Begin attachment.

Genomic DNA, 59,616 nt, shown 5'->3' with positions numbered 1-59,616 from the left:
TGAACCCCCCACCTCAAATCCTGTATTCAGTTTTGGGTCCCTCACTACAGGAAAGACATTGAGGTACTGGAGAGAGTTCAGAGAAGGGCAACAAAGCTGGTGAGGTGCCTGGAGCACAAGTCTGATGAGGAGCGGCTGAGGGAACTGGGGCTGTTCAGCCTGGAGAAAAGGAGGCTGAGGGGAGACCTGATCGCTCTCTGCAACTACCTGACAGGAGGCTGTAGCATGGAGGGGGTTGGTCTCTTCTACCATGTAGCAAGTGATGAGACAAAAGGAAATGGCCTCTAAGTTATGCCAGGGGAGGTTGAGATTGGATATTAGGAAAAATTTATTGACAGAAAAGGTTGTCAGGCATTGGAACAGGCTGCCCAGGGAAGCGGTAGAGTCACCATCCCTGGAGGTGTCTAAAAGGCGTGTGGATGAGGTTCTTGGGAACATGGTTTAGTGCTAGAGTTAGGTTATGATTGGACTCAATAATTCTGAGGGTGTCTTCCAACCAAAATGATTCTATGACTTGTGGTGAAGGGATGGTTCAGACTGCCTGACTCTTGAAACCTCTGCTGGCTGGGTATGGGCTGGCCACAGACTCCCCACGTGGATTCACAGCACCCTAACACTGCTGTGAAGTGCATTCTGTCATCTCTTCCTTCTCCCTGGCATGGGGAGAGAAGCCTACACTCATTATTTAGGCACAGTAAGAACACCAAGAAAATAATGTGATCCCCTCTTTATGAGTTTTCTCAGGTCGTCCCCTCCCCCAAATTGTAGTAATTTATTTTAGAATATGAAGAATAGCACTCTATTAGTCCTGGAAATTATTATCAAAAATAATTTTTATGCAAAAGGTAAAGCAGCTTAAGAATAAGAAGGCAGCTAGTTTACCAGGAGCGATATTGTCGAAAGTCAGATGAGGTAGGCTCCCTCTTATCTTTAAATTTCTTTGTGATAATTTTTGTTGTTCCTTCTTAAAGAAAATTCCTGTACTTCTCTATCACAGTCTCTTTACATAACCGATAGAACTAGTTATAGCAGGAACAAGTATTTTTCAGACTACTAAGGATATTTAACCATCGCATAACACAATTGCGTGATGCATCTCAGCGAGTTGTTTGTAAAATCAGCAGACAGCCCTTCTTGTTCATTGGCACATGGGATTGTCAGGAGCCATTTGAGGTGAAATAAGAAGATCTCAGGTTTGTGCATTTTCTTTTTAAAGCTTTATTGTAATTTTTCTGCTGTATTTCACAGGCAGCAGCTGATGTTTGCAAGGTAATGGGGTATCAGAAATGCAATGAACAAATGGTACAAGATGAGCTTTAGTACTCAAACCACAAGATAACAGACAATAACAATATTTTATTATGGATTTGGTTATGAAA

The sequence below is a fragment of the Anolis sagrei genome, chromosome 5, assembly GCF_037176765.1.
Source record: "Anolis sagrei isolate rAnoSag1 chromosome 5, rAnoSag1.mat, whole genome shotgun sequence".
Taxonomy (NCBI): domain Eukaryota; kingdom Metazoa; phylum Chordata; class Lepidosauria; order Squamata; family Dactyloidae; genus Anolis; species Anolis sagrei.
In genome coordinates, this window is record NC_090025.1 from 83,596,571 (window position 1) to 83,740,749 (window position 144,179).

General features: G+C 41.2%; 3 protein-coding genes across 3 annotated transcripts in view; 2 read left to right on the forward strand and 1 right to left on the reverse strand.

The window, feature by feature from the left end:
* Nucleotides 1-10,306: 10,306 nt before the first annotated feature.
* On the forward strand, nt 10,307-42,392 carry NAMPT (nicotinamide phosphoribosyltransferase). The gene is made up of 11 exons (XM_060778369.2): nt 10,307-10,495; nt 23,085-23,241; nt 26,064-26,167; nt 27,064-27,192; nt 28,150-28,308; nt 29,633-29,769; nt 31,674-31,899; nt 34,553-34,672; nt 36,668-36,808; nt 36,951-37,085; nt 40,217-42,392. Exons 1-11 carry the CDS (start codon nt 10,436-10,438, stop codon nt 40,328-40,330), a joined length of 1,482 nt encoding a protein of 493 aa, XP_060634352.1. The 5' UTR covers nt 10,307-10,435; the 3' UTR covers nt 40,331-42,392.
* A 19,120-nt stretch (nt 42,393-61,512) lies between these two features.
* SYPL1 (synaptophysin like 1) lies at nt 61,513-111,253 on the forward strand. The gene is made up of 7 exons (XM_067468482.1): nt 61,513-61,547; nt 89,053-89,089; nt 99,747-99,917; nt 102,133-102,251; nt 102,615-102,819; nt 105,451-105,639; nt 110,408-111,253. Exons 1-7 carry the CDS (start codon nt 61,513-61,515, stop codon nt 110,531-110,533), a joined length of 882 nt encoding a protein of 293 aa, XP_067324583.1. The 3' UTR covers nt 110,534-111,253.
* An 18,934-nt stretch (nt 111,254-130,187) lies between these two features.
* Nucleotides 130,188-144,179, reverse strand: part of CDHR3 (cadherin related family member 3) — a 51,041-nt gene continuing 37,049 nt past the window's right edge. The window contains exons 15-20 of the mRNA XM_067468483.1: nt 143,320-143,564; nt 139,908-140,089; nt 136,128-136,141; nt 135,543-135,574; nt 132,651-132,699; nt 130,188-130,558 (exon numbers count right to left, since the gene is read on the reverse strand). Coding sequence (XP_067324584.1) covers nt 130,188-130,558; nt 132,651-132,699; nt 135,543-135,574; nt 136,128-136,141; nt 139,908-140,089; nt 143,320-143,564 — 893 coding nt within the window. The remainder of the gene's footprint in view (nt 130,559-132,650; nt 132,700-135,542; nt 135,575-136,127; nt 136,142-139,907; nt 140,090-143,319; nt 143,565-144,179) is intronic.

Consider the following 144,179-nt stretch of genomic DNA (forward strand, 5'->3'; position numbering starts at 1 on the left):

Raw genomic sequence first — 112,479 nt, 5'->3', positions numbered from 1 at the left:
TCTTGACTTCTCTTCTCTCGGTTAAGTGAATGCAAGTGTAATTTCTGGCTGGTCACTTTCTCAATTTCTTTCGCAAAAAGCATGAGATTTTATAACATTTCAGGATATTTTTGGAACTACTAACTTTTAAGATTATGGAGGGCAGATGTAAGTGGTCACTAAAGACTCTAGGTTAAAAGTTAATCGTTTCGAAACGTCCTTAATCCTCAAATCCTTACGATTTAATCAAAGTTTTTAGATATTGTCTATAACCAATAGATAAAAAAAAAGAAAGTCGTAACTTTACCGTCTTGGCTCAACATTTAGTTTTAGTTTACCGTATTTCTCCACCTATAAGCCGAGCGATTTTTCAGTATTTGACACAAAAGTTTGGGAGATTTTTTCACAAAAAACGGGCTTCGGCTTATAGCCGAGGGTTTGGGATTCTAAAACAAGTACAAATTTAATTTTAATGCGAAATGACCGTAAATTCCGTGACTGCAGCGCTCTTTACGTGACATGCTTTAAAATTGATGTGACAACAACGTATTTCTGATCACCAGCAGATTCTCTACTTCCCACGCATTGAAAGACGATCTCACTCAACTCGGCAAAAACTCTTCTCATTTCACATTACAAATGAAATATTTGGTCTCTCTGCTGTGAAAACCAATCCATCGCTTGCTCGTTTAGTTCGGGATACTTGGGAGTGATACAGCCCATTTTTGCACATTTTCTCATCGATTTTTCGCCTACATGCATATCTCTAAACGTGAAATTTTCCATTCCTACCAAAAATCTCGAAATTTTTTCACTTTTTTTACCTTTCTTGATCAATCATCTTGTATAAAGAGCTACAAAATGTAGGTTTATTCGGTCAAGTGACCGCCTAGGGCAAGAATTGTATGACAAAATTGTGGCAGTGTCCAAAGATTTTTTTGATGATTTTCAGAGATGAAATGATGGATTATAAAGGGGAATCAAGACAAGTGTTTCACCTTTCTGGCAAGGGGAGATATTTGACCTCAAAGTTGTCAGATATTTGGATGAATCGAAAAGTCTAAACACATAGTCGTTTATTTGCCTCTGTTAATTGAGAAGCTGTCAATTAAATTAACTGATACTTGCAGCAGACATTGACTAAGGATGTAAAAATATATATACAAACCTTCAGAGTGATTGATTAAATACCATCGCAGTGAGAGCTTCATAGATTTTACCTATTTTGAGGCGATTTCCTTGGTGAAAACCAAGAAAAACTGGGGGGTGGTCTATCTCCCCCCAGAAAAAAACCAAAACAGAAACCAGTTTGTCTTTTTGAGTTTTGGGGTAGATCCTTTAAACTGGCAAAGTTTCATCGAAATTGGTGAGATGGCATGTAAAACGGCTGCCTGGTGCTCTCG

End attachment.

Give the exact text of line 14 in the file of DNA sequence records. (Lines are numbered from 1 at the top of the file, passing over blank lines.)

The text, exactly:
* Nucleotides 130,188-144,179, reverse strand: part of CDHR3 (cadherin related family member 3) — a 51,041-nt gene continuing 37,049 nt past the window's right edge. The window contains exons 15-20 of the mRNA XM_067468483.1: nt 143,320-143,564; nt 139,908-140,089; nt 136,128-136,141; nt 135,543-135,574; nt 132,651-132,699; nt 130,188-130,558 (exon numbers count right to left, since the gene is read on the reverse strand). Coding sequence (XP_067324584.1) covers nt 130,188-130,558; nt 132,651-132,699; nt 135,543-135,574; nt 136,128-136,141; nt 139,908-140,089; nt 143,320-143,564 — 893 coding nt within the window. The remainder of the gene's footprint in view (nt 130,559-132,650; nt 132,700-135,542; nt 135,575-136,127; nt 136,142-139,907; nt 140,090-143,319; nt 143,565-144,179) is intronic.